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The best PR job in the World! …possibly?

June 24, 2009

Hey all – in my spare time (yeah right!), I’m now also blogging for Haymarket’s Media Magazine. Will also cross-post what I have here.


After my last blog post and given that I’m a New Zealander, this will be my last reference to Australiana for a while – promise! 🙂

This week marked a momentous milestone for the PR industry globally, with the awarding of the inaugural PR Grand Prix and PR Lions in Cannes yesterday. Even adrants had a little fun at how giddy the PR industry was to be included. Congratulations to Cumminsnitro (or SapientNitro as they are now) Brisbane for doing the region proud!

However, given how notoriously gobby PR and comms folk are online (esp. given how parochial we are about regional success), I’ve been amazed to find almost no commentary, pick-up or re-tweeting of the news? I’ve got some thoughts about why this might be:

1. Hardly any PR/comms people in the region knew that there was a PR award at Cannes this year? Even I know I didn’t until April when the judges were announced. When you look through the full list of PR entries, a lot of the "industry-great-and-good" are missing, esp. from Asia where many of the entries are from firms that are more advertising-focused like Leo Burnett or Hakuhodo.

Given the raft of PR-related entries for the recent Asian Marketing Effectiveness Awards and the proximity of timing for the submissions for Cannes, I’m surprised there wasn’t more from the PR powerhouses in markets like China, Hong Kong, India, Japan, Singapore – or even Australia.

2. The cost. I was talking to one senior advertising leader who said that their agency had spent $56,000 on entries and were sending only three people up to Cannes, half their number of attendees from last year. Most PR firms can’t justify a massive cost versus reward for major award entries – not just entry fee, but cost to produce sizzle reels, presentation boards etc etc. It’s a shame that cost could potentially be a barrier to good PR work being profiled.

3. Relevance in today’s world. I’ve read a lot about how the mood at Cannes this year is a lot more somber. Makes sense after a year where corporate greed transformed the relationship between consumers and institutions and general trust levels have fallen through the floor. While the theme at Cannes this year is "Ignite Your Creativity" I’ve got wonder whether the average PR Pro feels more invested in campaigns that drive societal issues like environmentalism, rebuilding trust, or managing major the raft of major crises (did anyone say Sanlu?) that have dominated the landscape this year? Again, when you look through the PR entries and shortlist, it is very skewed to consumer marketing programs.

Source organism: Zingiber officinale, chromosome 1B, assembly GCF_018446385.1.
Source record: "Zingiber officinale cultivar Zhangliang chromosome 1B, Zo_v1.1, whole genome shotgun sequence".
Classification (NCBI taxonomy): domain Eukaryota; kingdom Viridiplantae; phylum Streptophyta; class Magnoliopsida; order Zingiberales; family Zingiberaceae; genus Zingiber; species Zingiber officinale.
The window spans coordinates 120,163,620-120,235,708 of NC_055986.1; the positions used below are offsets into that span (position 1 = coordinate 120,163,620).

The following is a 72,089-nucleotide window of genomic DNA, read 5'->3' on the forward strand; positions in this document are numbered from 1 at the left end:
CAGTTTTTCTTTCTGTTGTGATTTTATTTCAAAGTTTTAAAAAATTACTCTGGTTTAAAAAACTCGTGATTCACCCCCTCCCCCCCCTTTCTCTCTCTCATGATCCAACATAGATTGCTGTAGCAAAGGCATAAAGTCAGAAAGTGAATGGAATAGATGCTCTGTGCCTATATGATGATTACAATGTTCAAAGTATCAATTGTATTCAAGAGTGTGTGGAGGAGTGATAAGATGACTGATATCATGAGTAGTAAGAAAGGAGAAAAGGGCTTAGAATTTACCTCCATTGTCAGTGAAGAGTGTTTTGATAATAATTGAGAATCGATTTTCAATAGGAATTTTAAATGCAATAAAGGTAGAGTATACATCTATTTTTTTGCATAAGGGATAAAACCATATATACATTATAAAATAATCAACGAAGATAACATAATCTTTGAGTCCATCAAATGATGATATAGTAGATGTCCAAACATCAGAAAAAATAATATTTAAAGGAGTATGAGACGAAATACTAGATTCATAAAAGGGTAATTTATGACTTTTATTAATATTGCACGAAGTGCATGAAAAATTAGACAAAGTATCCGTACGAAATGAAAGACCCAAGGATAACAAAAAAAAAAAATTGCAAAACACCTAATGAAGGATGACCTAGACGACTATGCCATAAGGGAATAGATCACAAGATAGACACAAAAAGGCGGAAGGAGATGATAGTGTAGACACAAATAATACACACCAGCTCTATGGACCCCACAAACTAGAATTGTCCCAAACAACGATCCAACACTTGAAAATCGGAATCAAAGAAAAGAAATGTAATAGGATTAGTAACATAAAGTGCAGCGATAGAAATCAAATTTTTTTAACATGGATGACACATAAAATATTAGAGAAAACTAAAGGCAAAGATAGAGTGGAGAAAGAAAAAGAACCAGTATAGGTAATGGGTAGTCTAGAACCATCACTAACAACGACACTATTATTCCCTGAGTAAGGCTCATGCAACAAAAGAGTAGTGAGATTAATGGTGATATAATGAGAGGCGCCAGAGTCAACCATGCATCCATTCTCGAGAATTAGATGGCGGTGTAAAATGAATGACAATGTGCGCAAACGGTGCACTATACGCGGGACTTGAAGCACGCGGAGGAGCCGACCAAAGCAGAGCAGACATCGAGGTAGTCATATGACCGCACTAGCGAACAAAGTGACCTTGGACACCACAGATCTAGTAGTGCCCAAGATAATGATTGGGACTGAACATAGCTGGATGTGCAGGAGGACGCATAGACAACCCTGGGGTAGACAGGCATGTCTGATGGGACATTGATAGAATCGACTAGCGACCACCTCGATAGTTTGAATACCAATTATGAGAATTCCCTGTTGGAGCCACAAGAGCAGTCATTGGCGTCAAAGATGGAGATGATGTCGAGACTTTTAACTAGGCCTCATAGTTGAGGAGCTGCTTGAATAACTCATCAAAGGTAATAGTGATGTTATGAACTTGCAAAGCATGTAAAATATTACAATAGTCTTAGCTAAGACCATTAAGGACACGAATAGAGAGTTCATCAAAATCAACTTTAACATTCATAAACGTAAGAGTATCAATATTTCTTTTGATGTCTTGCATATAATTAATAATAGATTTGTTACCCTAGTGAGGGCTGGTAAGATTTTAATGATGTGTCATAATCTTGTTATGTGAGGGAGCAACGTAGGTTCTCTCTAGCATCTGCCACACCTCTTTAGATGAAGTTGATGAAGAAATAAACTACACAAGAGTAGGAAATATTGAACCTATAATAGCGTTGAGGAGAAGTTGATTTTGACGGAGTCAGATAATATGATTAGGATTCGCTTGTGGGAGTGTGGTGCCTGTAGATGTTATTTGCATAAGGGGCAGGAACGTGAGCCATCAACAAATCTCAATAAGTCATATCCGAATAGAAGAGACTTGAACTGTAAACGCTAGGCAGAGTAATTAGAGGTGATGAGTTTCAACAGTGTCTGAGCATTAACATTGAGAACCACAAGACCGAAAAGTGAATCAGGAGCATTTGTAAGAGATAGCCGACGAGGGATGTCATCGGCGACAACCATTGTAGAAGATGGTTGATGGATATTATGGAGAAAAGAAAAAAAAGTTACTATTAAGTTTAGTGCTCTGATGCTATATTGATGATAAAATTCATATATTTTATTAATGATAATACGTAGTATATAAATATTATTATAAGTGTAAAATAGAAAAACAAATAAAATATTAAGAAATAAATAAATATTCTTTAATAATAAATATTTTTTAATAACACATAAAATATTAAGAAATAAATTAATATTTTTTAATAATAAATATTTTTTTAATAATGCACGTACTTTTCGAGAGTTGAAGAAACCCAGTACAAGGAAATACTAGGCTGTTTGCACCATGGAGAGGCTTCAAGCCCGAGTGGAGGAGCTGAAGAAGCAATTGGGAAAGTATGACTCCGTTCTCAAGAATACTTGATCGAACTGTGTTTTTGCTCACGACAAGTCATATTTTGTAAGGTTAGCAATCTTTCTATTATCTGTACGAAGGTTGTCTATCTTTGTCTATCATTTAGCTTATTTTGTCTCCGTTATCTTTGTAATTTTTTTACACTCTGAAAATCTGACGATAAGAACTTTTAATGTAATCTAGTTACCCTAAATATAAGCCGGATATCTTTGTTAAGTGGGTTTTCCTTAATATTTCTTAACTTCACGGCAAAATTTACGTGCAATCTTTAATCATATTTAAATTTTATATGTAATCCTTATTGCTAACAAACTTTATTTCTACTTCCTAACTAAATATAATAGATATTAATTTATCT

4. In-house versus agency as heroes? Again, looking through the list of entries, the group being most profiled are the agencies or consultancies. This runs counter-intuitive to most PR people I know, who would prefer to see the client take the limelight in the partnership that makes great campaigns come to life. Maybe, it again comes back to this concept of the ‘big idea,’ but I’d imagine that the in-house press and PR team at Tourism Queensland spent many, many sleepless nights fielding and responding to the needs of the global media around ‘best job’ – so who’s PR award is it really?

5. Was it really a PR campaign? I remember when Ben Southall was announced as the winner, that Tourism Queensland positioned the campaign as much more of triumph in advertising. Even USA Today lauded ‘the advertising campaign‘ for winning a PR and direct marketing award? I know the lines are blurring, but I also think that most PR Pros feel that this was always positioned as an advertising campaign (sorry esteemed Cannes PR Lion jury), and can’t take it to their hearts even though the media relations and online engagement was so successful. Makes me wonder why this didn’t win the Integrated Lion, given the great way the various marketing techniques and tools came together.

An Asian winner as the first recipient for a major PR award should be getting more online, offline (and pub chatter) love and be trumpeted from up high by the community – but it’s not and I don’t think it will. A shame really.

From reviewing the short-list, my ‘from-afar’ favorites are "The War Against Dengue" from Brazil and The Great Schlep from the US. Both have all the elements that I think are important for today – a greater good at heart, targeted at different audiences, requiring smart channel and materials management – success mostly garnered for little to no cost, versus a campaign with a $1.2 million dollar spend.

This is not a ding on the esteemed jury (maybe a pitch to be on next year’s panel??), but the flat response by the industry (at least on this side of the world) has got to be an issue for further discussion.

Why do you think the response to this award has been so flat? Which PR campaign from Asia do you think deserves special mention? Interested (as always) in your thoughts.


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